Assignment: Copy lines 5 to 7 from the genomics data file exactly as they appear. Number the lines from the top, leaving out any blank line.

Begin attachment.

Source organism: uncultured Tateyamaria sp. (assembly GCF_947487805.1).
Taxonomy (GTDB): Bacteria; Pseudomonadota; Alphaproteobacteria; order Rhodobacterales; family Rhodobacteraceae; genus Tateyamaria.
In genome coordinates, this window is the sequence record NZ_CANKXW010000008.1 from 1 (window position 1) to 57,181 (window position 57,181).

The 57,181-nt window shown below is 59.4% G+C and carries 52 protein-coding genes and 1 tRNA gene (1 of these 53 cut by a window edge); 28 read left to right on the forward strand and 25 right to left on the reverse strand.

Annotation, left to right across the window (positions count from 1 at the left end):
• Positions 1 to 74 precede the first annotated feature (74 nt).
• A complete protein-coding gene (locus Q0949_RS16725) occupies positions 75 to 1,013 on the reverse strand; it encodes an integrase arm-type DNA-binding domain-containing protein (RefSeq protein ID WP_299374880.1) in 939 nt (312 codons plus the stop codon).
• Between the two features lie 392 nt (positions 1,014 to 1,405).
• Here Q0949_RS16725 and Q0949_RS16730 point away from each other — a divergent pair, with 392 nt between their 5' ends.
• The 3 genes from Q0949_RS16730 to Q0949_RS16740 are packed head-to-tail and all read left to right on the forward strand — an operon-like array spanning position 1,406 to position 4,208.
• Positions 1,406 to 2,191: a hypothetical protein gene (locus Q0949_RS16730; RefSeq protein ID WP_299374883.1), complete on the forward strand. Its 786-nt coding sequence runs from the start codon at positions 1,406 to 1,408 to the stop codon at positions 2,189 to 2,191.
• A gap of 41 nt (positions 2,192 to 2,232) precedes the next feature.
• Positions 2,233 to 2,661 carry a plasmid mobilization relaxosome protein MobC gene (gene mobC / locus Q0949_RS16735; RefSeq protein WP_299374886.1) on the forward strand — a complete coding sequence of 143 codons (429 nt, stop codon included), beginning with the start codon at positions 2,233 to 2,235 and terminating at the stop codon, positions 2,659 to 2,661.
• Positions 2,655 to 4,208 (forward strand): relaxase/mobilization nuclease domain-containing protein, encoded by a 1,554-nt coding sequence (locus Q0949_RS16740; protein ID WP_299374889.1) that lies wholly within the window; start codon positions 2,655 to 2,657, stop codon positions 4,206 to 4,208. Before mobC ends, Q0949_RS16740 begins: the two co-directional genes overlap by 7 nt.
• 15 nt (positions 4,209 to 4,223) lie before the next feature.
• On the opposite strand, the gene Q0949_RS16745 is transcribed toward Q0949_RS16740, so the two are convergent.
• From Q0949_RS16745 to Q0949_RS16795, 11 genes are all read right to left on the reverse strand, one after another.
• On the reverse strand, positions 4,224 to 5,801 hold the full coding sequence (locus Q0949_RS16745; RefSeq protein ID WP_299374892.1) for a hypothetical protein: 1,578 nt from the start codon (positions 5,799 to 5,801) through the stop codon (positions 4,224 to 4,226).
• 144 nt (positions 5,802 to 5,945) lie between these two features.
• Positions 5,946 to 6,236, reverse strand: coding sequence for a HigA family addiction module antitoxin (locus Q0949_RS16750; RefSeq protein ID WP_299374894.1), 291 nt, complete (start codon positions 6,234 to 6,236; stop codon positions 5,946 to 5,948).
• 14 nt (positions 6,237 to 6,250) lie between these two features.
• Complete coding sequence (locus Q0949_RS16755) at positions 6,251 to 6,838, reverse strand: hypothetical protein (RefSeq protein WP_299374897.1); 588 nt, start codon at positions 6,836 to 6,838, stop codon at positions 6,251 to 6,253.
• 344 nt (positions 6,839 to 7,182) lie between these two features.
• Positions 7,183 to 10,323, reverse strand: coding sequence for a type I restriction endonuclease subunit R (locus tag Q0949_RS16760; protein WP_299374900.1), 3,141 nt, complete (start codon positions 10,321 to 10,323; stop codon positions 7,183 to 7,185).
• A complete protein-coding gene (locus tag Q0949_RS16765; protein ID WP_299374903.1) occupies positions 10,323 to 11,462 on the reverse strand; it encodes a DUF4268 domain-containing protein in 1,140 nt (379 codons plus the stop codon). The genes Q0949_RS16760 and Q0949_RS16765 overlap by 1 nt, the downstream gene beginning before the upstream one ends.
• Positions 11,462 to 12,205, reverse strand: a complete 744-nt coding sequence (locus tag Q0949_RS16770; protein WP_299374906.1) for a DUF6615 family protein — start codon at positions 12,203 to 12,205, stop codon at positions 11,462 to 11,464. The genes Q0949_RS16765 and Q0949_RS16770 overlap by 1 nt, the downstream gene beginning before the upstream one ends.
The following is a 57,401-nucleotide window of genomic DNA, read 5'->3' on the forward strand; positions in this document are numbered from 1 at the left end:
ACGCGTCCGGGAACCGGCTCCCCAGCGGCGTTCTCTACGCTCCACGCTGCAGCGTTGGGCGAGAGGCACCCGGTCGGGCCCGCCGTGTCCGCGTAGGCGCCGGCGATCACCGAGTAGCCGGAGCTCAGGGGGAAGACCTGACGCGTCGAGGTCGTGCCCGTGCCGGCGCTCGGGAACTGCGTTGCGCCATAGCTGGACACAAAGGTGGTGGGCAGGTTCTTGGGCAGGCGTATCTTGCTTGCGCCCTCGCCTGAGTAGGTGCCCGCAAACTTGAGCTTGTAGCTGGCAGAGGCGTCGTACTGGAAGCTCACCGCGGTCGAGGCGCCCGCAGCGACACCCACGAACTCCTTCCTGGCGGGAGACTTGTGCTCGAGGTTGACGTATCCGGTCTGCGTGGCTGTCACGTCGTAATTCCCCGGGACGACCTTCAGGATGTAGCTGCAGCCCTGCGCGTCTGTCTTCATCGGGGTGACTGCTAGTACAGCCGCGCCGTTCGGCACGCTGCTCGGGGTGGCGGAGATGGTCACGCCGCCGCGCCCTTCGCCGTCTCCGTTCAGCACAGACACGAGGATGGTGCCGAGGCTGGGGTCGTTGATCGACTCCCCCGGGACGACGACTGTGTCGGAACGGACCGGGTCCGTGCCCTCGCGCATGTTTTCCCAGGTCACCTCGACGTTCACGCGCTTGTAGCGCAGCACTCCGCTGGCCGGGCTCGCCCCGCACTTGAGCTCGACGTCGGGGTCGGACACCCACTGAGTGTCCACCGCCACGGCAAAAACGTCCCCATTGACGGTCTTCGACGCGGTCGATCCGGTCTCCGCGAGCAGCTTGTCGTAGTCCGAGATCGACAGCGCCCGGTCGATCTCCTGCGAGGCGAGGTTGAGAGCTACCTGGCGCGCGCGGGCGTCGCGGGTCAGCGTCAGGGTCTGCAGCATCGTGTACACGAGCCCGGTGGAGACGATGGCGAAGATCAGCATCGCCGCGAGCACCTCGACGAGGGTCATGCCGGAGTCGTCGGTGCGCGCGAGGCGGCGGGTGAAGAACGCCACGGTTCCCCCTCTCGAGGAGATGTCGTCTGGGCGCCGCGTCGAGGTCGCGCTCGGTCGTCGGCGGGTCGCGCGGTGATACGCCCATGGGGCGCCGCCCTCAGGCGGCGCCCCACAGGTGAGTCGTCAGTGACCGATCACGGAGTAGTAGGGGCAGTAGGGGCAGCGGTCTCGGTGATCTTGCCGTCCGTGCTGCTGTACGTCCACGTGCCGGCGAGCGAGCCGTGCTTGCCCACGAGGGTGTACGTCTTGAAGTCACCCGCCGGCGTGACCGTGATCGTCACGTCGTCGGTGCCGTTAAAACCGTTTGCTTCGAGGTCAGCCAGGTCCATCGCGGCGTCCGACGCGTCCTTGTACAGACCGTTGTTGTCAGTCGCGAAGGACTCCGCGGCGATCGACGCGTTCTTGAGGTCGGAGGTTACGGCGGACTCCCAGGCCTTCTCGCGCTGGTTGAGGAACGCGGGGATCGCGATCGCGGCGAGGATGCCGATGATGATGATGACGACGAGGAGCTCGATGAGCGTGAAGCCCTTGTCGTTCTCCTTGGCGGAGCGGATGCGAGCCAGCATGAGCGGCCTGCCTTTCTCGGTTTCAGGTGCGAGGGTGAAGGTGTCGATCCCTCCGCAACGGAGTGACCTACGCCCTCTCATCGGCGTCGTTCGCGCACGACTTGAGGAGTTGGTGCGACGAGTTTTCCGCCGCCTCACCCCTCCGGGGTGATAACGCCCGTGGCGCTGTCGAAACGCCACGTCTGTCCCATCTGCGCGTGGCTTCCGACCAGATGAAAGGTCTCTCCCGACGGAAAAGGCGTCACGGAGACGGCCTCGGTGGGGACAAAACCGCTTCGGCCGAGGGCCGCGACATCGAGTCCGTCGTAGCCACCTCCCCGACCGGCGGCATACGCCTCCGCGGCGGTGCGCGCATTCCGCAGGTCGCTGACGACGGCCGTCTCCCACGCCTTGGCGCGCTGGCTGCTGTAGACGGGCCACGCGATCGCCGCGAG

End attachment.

Annotation, left to right across the window (positions count from 1 at the left end):
• Positions 1 to 74 precede the first annotated feature (74 nt).
• A complete protein-coding gene (locus Q0949_RS16725) occupies positions 75 to 1,013 on the reverse strand; it encodes an integrase arm-type DNA-binding domain-containing protein (RefSeq protein ID WP_299374880.1) in 939 nt (312 codons plus the stop codon).